South African wildlife sculptor Bruce Little has created his largest work for the 50th anniversary of Longleat Safari Park in the UK.
A magnificent bronze monumental lion sculpture standing almost five metres high in the English countryside of western Wiltshire has resulted in extraordinary international focus on unassuming Grahamstown-based wildlife artist Bruce Little.
The passionate conservationist and self-taught sculptor produced the eight metres long, 4.3 metres high African lion to celebrate the 50th anniversary of Longleat Safari and Adventure Park in England.
Meeting the patron: Bruce Little, left, with the Viscount of Weymouth, Ceawlin Thynn, chairman of Longleat Enterprises
After a 10 000 kilometre sea and road trip from Cape Town to Wiltshire, the three-ton bronze gargantuan now loftily surveys the breathtakingly beautiful 436-year-old stately Longleat House, home to the fabulously wealthy and somewhat eccentric seventh Marquess of Bath, Alexander Thynn.
On his way over by road and by sea, photos of the colossal striding lion began to trend on social media. By the time it arrived at Longleat, the intense public relations programme put in motion by the United Kingdom’s most popular safari and adventure park was hardly necessary.
The magnificent lion had the world’s attention firmly focused on it days before the official unveiling.
Little has sculpted several larger than life-size pieces, but this one – which he calls Dawn Patrol – is by far his biggest sculpture.
Home at last: Bruce Little’s 3-ton statue arrives at Longleat Safari and Adventure Park for installation
It was certainly not something he could have imagined when, as a tiny child, his inspirational artist grandmother Constance Little first thrust a ball of plasticine into his hands and told him to “make something” with it. Little was hooked. The entirely self-taught artist says he was a practical farm boy who could turn his hand to anything.
“So when it came to expressing myself artistically, becoming a sculptor was a natural fit.”
While Little has exhibited internationally and his bronzes are collected across the world, his exposure hasn’t translated into great renown.
When the idea of the enormous lion was floated between him, Ceawlin Thynn – the Viscount of Weymouth and chairman of Longleat Enterprises – and a mutual friend, Little quickly recognised it as a once-in-a-lifetime opportunity.
“As an artist, you never know when the next pay cheque is coming. One just hopes that something like this not only ignites awareness of the plight of lions, but that it grows my brand and gets to the stage where I am recognised for honouring animals in bronze.”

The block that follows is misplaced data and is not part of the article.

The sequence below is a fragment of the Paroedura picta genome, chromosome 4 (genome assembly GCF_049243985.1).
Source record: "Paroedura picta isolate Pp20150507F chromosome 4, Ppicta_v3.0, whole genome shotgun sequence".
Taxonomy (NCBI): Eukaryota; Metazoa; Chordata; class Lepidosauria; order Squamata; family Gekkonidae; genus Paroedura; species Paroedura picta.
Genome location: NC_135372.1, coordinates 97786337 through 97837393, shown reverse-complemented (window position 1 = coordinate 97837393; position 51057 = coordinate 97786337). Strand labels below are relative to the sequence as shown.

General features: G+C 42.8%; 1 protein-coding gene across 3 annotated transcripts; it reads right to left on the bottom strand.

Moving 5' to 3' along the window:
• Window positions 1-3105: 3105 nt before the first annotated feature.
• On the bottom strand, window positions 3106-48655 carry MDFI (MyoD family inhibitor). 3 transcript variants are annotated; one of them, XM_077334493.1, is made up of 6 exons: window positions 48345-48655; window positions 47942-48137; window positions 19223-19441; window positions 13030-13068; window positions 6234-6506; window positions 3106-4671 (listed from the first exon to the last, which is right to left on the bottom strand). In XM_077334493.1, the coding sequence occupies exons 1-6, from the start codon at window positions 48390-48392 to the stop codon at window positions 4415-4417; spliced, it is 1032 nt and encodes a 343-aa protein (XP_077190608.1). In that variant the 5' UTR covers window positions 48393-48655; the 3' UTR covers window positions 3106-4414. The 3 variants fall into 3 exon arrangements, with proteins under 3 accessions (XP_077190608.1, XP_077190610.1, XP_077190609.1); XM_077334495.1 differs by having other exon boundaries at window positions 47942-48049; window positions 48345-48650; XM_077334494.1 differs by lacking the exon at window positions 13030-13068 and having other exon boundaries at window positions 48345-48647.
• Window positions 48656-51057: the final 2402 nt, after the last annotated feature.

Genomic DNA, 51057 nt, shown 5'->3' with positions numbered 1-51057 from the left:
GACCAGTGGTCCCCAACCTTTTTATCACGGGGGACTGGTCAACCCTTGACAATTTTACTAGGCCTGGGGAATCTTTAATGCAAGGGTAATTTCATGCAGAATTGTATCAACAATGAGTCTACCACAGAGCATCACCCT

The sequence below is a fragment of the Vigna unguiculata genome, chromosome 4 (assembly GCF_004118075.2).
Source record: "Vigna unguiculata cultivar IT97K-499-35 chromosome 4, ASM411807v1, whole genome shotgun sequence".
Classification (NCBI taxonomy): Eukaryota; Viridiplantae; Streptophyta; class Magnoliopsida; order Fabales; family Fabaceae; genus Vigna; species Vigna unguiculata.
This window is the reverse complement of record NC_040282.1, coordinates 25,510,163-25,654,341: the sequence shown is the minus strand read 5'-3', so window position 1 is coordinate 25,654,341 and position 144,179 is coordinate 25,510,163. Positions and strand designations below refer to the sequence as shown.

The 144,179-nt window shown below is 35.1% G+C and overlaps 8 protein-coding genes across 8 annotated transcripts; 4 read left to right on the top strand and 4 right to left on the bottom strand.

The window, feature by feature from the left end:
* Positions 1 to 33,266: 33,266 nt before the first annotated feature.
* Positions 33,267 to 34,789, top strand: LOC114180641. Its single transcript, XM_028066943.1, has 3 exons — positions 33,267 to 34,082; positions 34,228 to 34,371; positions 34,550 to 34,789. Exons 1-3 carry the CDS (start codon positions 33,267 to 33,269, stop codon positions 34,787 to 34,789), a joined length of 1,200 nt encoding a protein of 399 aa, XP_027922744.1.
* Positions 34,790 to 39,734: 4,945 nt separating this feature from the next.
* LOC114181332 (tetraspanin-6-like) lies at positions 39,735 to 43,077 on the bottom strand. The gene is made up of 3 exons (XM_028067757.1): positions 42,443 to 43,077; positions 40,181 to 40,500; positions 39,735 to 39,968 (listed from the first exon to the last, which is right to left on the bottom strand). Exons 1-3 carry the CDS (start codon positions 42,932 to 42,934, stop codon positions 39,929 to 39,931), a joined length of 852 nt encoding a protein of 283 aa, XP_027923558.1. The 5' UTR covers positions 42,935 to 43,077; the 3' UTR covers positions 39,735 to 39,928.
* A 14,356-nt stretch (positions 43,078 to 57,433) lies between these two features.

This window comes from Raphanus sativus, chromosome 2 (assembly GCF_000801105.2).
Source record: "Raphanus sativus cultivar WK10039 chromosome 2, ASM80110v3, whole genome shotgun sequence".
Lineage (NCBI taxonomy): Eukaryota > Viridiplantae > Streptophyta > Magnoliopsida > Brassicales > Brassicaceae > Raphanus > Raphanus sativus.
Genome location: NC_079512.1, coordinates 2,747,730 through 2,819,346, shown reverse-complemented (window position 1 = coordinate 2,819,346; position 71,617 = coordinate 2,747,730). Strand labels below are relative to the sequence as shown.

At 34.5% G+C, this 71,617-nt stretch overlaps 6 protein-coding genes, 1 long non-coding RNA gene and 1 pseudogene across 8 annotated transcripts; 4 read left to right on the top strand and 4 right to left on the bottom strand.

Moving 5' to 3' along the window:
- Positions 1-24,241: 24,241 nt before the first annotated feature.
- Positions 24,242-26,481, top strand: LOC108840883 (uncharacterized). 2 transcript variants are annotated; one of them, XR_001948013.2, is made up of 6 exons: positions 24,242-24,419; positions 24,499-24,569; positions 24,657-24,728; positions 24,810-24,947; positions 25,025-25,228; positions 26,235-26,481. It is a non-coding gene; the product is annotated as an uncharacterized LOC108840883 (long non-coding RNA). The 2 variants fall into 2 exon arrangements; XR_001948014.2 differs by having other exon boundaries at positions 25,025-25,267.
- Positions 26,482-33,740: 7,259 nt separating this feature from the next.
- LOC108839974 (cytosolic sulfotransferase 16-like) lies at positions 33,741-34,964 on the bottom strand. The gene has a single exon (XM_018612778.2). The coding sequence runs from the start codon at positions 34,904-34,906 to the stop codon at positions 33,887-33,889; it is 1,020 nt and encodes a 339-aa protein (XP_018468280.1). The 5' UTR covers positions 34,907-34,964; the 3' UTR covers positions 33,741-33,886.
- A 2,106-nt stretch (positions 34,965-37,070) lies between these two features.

Conservation and wildlife are his other great passions and it is his ability to capture the movement, attitude and spirit of the animals that has earned him his reputation. Having spent much of his life as a conservationist and a professional game ranger, he has an intimate knowledge of his many subjects.
The lion population has over the last 21 years dropped by over 41%
“I sculpt to honour the animal for what it is, not for what it was. The lion population has over the last 21 years dropped by over 41%. If this sculpture can act as a catalyst to develop awareness, it would be fantastic,” Little points out.
The eight metre long, 4.3 metre high African lion (Dawn Patrol) to celebrate the 50th anniversary of Longleat Safari and Adventure Park in England in production
Much goes into the creation of a piece like Dawn Patrol. The casting of it was facilitated by the Strand branch of Sculpture Casting Services, in the Western Cape, reportedly the largest, highly specialised fine art foundry in Africa.
But before it gets there, Little starts by crafting a small version, perfecting finer detail on pose and proportion. This was dramatically scaled up to an intermediate 2.4 metre version. Then, with the aid of the foundry, an armature or frame is built. A team of people then work on it. Some 500 kilograms of a wax-based clay is applied to slowly create the detail and character of the piece. A mould is then made from this.
The current model now in place at Longleat is not the one that will stand there for centuries. It is a fibreglass, bronze-infused one produced over six months of intense work just for the celebrations. The final model will be identical but will be cast entirely in bronze.
“This takes longer, weighs even more and costs millions of rands. The transport alone for the current model cost over R300 000.00. But the result is worth it. Dawn Patrol captures the essence of a young male lion in his prime, patrolling his territory with intent,” says Little.
Ceawlin Thynn says the sculpture exceeded all expectations.
“When we first considered the concept we could not have envisaged such a fantastic sculpture that is so in keeping with Longleat’s heritage.”
He said the final bronze piece would become a permanent resident on the estate, alongside the real lions of Longleat.
Little said he was thrilled with the way people had received the lion, both in transit and at its final destination.
Longleat’s 50th anniversary celebrations will also include the launch of a lion-shaped hot air balloon and a concert by Sir Elton John.
“It has been an honour and a privilege to do a lion sculpture of this scale with Longleat as its home. The bronze sculpture will be on this earth for thousands of years. Let us all help ensure that lions will exist as long.”